Basic Questions Are Best Way to Spot Alcohol Problems, a Study at Yale Shows
A few carefully worded questions are the best way of spotting alcohol problems during routine medical appointments, a study by Yale researchers shows.
Out of 38 studies of screening methods for alcohol problems in primary care physicians’ practices, the four so-called CAGE questions and the Alcohol Use Disorders Identification Test (AUDIT) were the most effective in identifying patients with alcohol abuse and dependence problems and at-risk, hazardous, or harmful drinking. The studies were conducted from 1966 through 1998.
“The literature is full of research on the effectiveness of a variety of methods for screening for alcohol problems in a variety of settings, including hospitals, emergency rooms and clinics,” said Patrick O’Connor, M.D., professor of internal medicine and senior author of the study published in the Archives of Internal Medicine.
“This is the first study to examine the evidence in the literature for the effectiveness of these instruments,” he said. “This is important because primary care physicians have been urged to screen their patients for alcohol problems, but may often neglect to do so. Examining and establishing the effectiveness of screening in primary care may encourage appropriate use of existing screening instruments.”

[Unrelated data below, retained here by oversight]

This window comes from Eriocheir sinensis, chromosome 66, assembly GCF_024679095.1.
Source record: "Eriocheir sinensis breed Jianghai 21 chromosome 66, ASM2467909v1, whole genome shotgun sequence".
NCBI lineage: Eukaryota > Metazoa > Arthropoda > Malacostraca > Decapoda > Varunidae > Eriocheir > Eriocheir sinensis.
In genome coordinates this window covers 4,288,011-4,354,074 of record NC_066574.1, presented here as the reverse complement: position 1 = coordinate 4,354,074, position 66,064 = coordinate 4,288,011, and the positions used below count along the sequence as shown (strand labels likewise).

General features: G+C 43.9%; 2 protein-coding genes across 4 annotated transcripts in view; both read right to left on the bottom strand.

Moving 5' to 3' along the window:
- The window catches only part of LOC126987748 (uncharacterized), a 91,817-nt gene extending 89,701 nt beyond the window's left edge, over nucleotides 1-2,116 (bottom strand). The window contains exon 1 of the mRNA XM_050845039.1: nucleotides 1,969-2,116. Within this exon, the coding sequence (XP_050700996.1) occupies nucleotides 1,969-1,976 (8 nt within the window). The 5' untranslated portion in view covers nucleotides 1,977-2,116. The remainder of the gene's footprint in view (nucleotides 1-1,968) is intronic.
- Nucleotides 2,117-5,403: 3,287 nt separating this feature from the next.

David Fiellen, M.D., assistant professor of medicine, is the lead author of the study. M. Carrington Reid, M.D., assistant professor of internal medicine, geriatrics, is co-author.
The four CAGE questions are: Have you ever tried to cut down on your drinking? Have people annoyed you by criticizing your drinking? Have you ever felt bad or guilty about your drinking? Have you ever taken a drink first thing in the morning, an eye opener, to steady your nerves or get rid of a hangover?
These questions tended to give the clearest picture of the patient’s drinking behaviors that might indicate alcohol abuse and dependence over their lifetime.
The first three questions of the 10-question AUDIT instrument address the quantity and frequency of alcohol consumption. These questions were found to be the most effective in showing more recent drinking behavior and problems.
Patients can answer the questions on a form they fill out while waiting to see their doctor, or they can be asked directly when meeting with the physician.
O’Connor said blood tests are not good indicators of alcohol problems because they only reveal markers of advanced alcohol abuse, such as liver problems. The blood tests also are frequently normal in patients with significant earlier stage drinking problems.
“There are a lot of people with drinking problems who are missing work and getting arrested for drinking while intoxicated who might not show any physical problems on a blood test,” O’Connor said. “You want to try to get them before they appear in an emergency room or hospital. At that point, they are often far advanced.”
Not only can drinking problems be identified earlier with primary care screening, there also is evidence that brief counseling by primary care physicians can help decrease drinking behavior and prevent alcohol problems down the road, he said.
(O’Connor can be reached at 203-688-6532).